The Australian, last week, quoting a close source to Cheng said she was “in good health and good spirits”.

Canberra learned only in the past fortnight of a deal that would allow her release.

It involved her pleading guilty to the vague ‘state secrets’ charges that Beijing had made against her, which officials and experts here have always considered trumped up and politically motivated.

Her time in custody in her Beijing cell covered the nearly three-year sentence.

Last night, Cheng told Sky that when she was arrested, the newsroom called her to come to the office for a “very important meeting”.

When she arrived, ‘there were 20 people’ waiting for her.

“One of them stood up, presented his badge and took me back to my apartment,” where Cheng says they looked for evidence all day.

As they were leaving she was told to turn off the power and water before asking her ‘Are you sure you don’t want something to eat?’

“So I made myself a homemade bread, toasted sandwich, with cheese and avocado,” she said. “And those three things I ended up not having for over three years.”

Cheng found herself inside a system every Chinese knows well and not at all.

The 48-year-old disappeared into “residential surveillance at a designated location,”  oblique coded language for an equally oblique government run network of isolated and secret prisons for reserved for individual security threats.

Once inside the system, access is almost impossible. And prisoners are habitually subjected to interrogations and sleep deprivation.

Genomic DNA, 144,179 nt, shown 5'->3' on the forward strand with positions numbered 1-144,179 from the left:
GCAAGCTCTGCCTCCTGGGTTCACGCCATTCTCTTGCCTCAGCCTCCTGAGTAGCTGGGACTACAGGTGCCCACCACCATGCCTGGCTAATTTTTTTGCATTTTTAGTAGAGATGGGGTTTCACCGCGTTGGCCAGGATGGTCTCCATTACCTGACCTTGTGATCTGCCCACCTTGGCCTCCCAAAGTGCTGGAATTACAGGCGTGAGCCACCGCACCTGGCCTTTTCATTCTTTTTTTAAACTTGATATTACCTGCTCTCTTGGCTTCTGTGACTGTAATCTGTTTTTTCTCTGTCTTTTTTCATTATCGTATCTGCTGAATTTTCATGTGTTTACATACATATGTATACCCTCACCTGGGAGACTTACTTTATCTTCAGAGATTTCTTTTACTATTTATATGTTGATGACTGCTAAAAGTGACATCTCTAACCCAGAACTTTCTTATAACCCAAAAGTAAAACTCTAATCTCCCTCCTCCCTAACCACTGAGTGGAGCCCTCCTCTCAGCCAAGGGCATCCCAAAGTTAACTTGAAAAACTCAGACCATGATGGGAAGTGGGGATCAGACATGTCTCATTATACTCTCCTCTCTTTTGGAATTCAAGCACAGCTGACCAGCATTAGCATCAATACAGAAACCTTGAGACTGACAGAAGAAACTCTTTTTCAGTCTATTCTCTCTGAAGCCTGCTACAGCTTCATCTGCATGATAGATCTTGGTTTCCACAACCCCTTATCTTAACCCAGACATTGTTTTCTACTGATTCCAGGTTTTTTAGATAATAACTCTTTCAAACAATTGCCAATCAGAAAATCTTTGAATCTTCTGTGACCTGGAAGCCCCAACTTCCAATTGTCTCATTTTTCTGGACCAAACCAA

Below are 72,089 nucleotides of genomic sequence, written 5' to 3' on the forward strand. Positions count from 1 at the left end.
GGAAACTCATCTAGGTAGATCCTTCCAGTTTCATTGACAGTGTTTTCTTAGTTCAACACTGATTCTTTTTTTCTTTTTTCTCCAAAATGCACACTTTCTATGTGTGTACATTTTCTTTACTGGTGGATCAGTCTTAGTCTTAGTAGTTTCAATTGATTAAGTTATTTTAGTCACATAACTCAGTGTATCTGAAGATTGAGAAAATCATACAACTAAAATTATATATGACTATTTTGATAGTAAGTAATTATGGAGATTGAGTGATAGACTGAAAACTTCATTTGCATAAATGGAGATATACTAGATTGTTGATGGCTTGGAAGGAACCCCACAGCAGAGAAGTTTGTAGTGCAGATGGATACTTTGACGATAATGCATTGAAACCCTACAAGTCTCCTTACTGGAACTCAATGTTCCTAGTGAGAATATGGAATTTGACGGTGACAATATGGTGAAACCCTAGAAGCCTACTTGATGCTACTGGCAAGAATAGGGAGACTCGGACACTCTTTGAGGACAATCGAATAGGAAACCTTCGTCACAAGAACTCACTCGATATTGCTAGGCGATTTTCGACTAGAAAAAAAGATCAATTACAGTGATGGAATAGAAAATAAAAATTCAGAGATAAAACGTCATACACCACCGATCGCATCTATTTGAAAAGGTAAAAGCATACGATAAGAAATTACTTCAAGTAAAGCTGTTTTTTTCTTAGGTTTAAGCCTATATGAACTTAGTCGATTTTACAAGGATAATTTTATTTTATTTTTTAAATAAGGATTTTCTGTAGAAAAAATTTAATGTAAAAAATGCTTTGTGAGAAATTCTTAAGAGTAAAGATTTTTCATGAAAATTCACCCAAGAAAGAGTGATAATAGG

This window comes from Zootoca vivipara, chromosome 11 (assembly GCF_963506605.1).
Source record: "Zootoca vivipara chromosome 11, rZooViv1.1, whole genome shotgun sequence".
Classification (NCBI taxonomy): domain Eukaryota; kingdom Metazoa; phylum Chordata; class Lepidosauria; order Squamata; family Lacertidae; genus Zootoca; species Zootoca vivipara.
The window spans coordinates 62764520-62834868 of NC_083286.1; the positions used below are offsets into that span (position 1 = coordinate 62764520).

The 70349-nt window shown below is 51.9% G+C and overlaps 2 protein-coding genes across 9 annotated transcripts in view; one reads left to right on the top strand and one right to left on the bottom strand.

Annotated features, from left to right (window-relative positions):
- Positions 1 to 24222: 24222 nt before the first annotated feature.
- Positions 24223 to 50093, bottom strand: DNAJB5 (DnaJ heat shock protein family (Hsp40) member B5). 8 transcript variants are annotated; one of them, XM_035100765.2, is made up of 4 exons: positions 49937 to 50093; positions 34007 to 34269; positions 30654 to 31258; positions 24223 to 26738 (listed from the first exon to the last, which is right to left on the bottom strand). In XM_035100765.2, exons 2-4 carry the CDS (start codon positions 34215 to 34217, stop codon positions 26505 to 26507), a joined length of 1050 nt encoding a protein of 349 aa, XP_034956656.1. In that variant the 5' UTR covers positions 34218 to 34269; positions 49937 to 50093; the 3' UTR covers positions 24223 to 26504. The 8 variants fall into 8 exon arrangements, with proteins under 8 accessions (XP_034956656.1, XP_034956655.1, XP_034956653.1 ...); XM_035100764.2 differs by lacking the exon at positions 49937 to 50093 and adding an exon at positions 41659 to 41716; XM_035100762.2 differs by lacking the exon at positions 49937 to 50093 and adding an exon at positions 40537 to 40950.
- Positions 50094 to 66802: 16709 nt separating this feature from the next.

“It’s to make you feel isolated, and bored and pained and desperate,” Cheng said.

In the final period of isolation the pressure was ramped up; Cheng was not allowed to read or write, so spent every day sitting in her small dark room.

“They said that they gave me 15 minutes of fresh air, but all they meant was, there’s a window up the top that a guard would open for 15 minutes… But the curtains are still drawn while the windows are open. You never saw anything except the blue curtains, the … carpet and the beige padded walls. It was just silence.”

Destroying bridges

China’s human rights image climbed out of these shadows during the ‘period of reform and opening up under the previous regime of president Hu Jintao. But that image first tottered when encumbent President Xi first took control in 2012 and immediately began his forever-purge of internal enemies – like Bó Xīlái 薄熙来 – and things just went downhill from there.

Bo was a huge name in China from back in my day – a new maverick style of Chinese former politician whose grandiose ambitions placed him directly on a collision course with the current leader.

Bo was a reformer as the Mayor of Dalian when I lived there in 2002 and his brash style and big spending saw him climb first to the governorship of Liaoning and then  – from 2004 to November 2007 – as Minister of Commerce.

Bo was no saint. He made his way to the city of Chongqing – rich with Communist history – and began a bizzare and extravagant performance as a Mao-evanagelist.

That was short-lived. The princeling’s wife Gu Kailai 谷开来 was convicted in 2012 of murdering British businessman Neil Heywood and was given a suspended death sentence, later commuted to life imprisonment in December 2015.

Convicted on bribery and embezzlement charges in 2013, Bo himself was found guilty of corruption, stripped of all his assets and sentenced to life imprisonment. He remains incarcerated at Qincheng Prison.

That was thought to be the apex of Xi’s internal purge of state-enemies. But the ‘corruption crusade’ continues.

Foreign currency exchange

However, for any rules-based democracy with a semi-transparent judicial system, what amplifies Western outrage is what Xi’s been doing to Australians and other foreigners like Lei and Cheng.